A new law curbs some of the most egregious practices in the credit card industry, but law professor Robert Lawless says consumers should be on the lookout as companies seek new ways to make money. Lawless, a leading consumer credit and bankruptcy expert, discusses the changes and what might lie ahead in an interview with News Bureau Business & Law Editor Jan Dennis.
What are the main features of the new credit card law?
As many people know by now, a new law went into effect on Feb. 22. The Credit Card Accountability Responsibility and Disclosure Act, also known as the Credit CARD Act, imposes restrictions on some of the terms credit card lenders can offer to their customers. President Obama signed the law in May of 2009, but under its own terms, the effective date was delayed nine months so the Federal Reserve could adopt new regulations to enforce it.
The Credit CARD Act will stop many, but not all, of the most abusive practices of the credit card industry. For example, retroactive rate increases will go away. If a credit card company raises the interest rate on a card, the higher rate will apply only to new purchases. There are exceptions if your credit card carries a variable rate, that is a rate that floats up and down based on an index, or if you pay your bill more than 60 days late. Also, the law requires 45-day advance notice of any changes to the interest rate (again except for variable rates), as well as for most changes to the terms of the credit card. There also are limits on the ability of credit card companies to impose certain fees. For example, I agree with the observation of most experts that over-the-limit fees will become a thing of the past because of this new law.
Those are a few highlights of the new changes. The Credit CARD Act is 34 pages long and is very complex. It is riddled with exceptions, such as those I have mentioned for variable-rate cards.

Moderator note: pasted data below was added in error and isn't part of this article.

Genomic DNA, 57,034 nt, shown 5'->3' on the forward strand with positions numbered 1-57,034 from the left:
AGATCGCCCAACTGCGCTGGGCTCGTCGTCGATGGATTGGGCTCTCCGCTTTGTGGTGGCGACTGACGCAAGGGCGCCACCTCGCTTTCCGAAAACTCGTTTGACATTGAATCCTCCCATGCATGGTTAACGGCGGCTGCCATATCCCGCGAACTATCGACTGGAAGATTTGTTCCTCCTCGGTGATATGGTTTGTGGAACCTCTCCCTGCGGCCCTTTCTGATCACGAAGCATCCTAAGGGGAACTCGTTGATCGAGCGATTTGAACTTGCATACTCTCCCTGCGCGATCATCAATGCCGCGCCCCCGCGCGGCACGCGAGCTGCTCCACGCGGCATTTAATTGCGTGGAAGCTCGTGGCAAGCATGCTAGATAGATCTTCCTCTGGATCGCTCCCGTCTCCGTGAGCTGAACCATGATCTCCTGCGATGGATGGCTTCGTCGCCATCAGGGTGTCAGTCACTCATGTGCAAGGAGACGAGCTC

There is a lot of talk about loopholes in the new law, allowing things like new fees for inactivity or other policies to make up for lost revenues. Is this true?
A: Yes and no. It is true that the Credit CARD Act still leaves credit card companies room to maneuver. Whatever the law does not ban is allowed, which is the general rule for U.S. laws. Credit card companies undoubtedly will find new ways to make money. Fees for not using a card - or inactivity fees - are one thing we are likely to see. "Loopholes" is an unfair word, however, because it would have been impossible to write a law that covered every possible contingency in advance. The creativity of the credit card companies is the only limit to what we will see. The Federal Reserve will use its authority under the new statute where it can. Although the law is still very new, the Federal Reserve already has proposed new regulations to cap late and penalty fees on credit card accounts.
Do the changes go far enough? Is there something else Congress might want to consider?
The Credit CARD Act is the result of many political compromises. It is a useful law, but it is only a start. What is really needed is an independent federal agency that can react to the new practices that will appear as the credit card industry evolves. Right now, the proposal is that this agency would be housed in the Federal Reserve, but my opinion is that is not good enough. What is really needed is a regulator that can resist what is known as "agency capture," where the agency serves the industry it regulates instead of the public. The best chance for that is an independent agency outside any of the existing regulators.
Personally, I would like to see Congress return interest-rate regulation to the states. Like everything I've discussed, it's not a panacea, but such a move would help a lot. Thirty years ago, the states lost the ability to regulate interest rates because of a Supreme Court decision. Returning this power to the states would encourage experimentation to help us find interest rate regulation that makes sense in today's lending environment, and it also would allow states to adopt regulation most appropriate for their own citizens instead of relying on a national policy set in Washington, D.C.